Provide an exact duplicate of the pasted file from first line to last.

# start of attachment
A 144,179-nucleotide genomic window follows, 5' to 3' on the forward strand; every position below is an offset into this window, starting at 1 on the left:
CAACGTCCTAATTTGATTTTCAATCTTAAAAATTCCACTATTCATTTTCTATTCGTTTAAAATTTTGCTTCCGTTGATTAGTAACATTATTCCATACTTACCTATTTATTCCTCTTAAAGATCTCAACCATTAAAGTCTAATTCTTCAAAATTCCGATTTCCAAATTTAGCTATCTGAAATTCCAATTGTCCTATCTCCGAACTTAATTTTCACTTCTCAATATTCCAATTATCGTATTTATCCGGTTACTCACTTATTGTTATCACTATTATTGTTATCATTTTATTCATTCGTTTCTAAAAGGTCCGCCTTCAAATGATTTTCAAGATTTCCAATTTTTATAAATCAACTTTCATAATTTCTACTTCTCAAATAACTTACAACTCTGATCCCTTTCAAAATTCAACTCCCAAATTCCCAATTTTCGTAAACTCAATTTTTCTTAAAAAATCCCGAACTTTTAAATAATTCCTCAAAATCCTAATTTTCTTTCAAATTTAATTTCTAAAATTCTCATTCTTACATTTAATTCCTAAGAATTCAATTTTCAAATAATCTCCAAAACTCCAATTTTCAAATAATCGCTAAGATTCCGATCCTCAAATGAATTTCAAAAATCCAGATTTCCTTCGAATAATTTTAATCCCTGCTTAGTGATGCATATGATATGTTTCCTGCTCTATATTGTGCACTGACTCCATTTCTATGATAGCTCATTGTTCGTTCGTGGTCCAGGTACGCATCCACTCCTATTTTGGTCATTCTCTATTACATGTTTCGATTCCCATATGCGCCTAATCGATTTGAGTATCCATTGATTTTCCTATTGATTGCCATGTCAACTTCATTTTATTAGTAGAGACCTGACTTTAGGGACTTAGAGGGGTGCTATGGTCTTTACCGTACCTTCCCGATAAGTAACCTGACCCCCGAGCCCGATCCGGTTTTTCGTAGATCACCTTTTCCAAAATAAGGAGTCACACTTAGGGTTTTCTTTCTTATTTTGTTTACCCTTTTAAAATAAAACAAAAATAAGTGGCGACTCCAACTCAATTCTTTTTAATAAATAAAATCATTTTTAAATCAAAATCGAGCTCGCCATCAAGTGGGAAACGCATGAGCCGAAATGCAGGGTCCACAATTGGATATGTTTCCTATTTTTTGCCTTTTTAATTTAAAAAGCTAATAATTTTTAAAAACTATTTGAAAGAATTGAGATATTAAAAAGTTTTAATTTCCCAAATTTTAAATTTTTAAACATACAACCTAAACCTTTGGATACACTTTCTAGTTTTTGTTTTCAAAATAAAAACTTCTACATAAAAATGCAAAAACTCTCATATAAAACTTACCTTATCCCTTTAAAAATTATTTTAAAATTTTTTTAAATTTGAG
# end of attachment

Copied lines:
A 144,179-nucleotide genomic window follows, 5' to 3' on the forward strand; every position below is an offset into this window, starting at 1 on the left:
CAACGTCCTAATTTGATTTTCAATCTTAAAAATTCCACTATTCATTTTCTATTCGTTTAAAATTTTGCTTCCGTTGATTAGTAACATTATTCCATACTTACCTATTTATTCCTCTTAAAGATCTCAACCATTAAAGTCTAATTCTTCAAAATTCCGATTTCCAAATTTAGCTATCTGAAATTCCAATTGTCCTATCTCCGAACTTAATTTTCACTTCTCAATATTCCAATTATCGTATTTATCCGGTTACTCACTTATTGTTATCACTATTATTGTTATCATTTTATTCATTCGTTTCTAAAAGGTCCGCCTTCAAATGATTTTCAAGATTTCCAATTTTTATAAATCAACTTTCATAATTTCTACTTCTCAAATAACTTACAACTCTGATCCCTTTCAAAATTCAACTCCCAAATTCCCAATTTTCGTAAACTCAATTTTTCTTAAAAAATCCCGAACTTTTAAATAATTCCTCAAAATCCTAATTTTCTTTCAAATTTAATTTCTAAAATTCTCATTCTTACATTTAATTCCTAAGAATTCAATTTTCAAATAATCTCCAAAACTCCAATTTTCAAATAATCGCTAAGATTCCGATCCTCAAATGAATTTCAAAAATCCAGATTTCCTTCGAATAATTTTAATCCCTGCTTAGTGATGCATATGATATGTTTCCTGCTCTATATTGTGCACTGACTCCATTTCTATGATAGCTCATTGTTCGTTCGTGGTCCAGGTACGCATCCACTCCTATTTTGGTCATTCTCTATTACATGTTTCGATTCCCATATGCGCCTAATCGATTTGAGTATCCATTGATTTTCCTATTGATTGCCATGTCAACTTCATTTTATTAGTAGAGACCTGACTTTAGGGACTTAGAGGGGTGCTATGGTCTTTACCGTACCTTCCCGATAAGTAACCTGACCCCCGAGCCCGATCCGGTTTTTCGTAGATCACCTTTTCCAAAATAAGGAGTCACACTTAGGGTTTTCTTTCTTATTTTGTTTACCCTTTTAAAATAAAACAAAAATAAGTGGCGACTCCAACTCAATTCTTTTTAATAAATAAAATCATTTTTAAATCAAAATCGAGCTCGCCATCAAGTGGGAAACGCATGAGCCGAAATGCAGGGTCCACAATTGGATATGTTTCCTATTTTTTGCCTTTTTAATTTAAAAAGCTAATAATTTTTAAAAACTATTTGAAAGAATTGAGATATTAAAAAGTTTTAATTTCCCAAATTTTAAATTTTTAAACATACAACCTAAACCTTTGGATACACTTTCTAGTTTTTGTTTTCAAAATAAAAACTTCTACATAAAAATGCAAAAACTCTCATATAAAACTTACCTTATCCCTTTAAAAATTATTTTAAAATTTTTTTAAATTTGAG